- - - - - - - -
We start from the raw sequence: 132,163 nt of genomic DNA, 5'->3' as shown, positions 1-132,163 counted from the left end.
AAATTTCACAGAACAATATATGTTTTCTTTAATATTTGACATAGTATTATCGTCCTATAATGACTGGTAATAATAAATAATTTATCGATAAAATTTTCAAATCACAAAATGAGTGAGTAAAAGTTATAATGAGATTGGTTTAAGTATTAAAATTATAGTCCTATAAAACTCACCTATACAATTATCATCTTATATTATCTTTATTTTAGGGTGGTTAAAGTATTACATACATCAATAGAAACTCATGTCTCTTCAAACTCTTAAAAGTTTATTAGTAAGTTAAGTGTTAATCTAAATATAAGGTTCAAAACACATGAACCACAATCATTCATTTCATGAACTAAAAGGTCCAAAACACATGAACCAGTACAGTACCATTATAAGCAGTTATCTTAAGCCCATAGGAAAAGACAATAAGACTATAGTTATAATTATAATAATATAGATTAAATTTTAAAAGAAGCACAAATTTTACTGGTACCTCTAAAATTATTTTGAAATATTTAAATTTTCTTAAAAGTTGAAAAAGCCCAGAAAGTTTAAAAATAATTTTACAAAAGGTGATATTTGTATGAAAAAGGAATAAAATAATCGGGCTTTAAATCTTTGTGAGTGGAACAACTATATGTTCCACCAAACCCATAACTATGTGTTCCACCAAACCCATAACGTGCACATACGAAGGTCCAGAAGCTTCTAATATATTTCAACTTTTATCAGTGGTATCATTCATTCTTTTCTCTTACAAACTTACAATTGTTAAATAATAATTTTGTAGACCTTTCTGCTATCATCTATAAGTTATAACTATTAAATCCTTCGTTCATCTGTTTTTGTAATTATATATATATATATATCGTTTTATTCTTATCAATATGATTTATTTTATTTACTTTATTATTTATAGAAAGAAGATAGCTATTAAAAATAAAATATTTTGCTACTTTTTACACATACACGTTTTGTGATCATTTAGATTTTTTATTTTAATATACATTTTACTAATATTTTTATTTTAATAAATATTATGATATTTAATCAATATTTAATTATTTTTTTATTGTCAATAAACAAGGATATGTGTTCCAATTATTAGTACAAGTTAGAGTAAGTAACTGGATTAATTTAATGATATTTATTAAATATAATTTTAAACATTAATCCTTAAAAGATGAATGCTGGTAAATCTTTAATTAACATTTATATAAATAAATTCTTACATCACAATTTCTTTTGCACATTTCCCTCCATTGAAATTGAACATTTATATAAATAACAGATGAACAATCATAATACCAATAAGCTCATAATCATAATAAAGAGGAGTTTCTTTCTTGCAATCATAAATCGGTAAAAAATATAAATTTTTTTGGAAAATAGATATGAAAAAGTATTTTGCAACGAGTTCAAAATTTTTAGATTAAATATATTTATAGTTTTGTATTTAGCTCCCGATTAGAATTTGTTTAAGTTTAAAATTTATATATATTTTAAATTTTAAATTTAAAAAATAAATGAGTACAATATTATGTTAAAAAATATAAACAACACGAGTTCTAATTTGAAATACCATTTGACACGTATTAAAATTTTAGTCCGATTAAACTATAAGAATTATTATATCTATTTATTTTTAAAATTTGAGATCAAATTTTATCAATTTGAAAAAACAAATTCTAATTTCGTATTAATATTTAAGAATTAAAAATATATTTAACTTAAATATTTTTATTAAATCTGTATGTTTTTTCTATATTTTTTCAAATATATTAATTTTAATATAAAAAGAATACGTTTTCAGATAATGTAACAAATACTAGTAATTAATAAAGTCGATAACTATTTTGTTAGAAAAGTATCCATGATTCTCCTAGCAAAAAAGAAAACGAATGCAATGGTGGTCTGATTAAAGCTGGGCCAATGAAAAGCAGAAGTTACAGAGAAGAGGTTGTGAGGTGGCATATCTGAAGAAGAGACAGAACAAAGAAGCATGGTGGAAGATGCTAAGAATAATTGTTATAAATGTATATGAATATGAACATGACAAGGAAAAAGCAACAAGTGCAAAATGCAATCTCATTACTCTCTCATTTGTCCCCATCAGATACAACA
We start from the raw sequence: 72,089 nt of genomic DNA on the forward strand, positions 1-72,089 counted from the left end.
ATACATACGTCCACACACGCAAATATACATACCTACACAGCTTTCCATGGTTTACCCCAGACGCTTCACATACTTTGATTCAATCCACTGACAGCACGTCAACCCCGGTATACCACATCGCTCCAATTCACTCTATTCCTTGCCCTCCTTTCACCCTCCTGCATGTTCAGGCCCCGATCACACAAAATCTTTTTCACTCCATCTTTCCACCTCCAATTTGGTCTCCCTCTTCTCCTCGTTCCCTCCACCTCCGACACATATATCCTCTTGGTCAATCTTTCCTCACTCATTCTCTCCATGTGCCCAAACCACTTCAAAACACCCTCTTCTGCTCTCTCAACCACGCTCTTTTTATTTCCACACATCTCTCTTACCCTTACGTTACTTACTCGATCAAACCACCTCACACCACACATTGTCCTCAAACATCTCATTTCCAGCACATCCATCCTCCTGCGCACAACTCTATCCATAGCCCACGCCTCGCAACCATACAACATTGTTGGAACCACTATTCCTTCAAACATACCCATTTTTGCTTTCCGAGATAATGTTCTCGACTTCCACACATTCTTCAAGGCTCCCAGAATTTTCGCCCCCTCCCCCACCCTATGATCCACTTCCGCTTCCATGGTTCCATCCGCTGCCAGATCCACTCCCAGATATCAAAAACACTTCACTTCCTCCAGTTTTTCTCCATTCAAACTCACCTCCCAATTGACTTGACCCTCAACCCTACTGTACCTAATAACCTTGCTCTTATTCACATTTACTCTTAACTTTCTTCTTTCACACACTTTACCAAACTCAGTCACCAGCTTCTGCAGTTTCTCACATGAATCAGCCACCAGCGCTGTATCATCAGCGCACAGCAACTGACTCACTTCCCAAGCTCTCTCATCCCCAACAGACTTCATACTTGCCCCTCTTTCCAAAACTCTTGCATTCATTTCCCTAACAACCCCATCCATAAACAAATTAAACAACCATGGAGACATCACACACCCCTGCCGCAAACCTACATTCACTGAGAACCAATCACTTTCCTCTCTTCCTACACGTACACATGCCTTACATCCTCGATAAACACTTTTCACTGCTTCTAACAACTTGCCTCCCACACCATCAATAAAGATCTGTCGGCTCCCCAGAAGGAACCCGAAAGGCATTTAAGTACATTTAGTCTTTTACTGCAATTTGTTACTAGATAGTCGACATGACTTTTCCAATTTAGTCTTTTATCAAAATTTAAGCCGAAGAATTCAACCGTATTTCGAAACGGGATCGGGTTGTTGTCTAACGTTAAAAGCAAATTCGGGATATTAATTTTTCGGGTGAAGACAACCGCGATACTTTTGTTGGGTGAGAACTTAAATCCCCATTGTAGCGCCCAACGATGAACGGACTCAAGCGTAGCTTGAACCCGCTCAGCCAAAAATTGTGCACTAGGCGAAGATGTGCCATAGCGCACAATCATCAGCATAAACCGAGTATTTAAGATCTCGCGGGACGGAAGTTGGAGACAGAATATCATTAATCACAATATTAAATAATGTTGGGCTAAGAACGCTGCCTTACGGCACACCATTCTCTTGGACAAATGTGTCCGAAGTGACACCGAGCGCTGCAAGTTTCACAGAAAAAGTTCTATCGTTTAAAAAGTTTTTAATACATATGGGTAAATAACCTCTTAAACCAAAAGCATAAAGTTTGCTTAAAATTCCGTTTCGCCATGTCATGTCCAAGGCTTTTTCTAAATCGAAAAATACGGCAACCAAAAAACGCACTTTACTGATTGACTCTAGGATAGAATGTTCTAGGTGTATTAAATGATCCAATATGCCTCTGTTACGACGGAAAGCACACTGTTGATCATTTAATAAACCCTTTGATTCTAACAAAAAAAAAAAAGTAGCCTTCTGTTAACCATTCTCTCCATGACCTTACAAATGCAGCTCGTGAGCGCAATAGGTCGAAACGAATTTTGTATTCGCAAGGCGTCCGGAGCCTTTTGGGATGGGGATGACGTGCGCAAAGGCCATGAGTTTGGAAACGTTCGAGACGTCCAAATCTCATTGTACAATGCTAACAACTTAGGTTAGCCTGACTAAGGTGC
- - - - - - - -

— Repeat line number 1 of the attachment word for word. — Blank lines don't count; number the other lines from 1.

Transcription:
We start from the raw sequence: 132,163 nt of genomic DNA, 5'->3' as shown, positions 1-132,163 counted from the left end.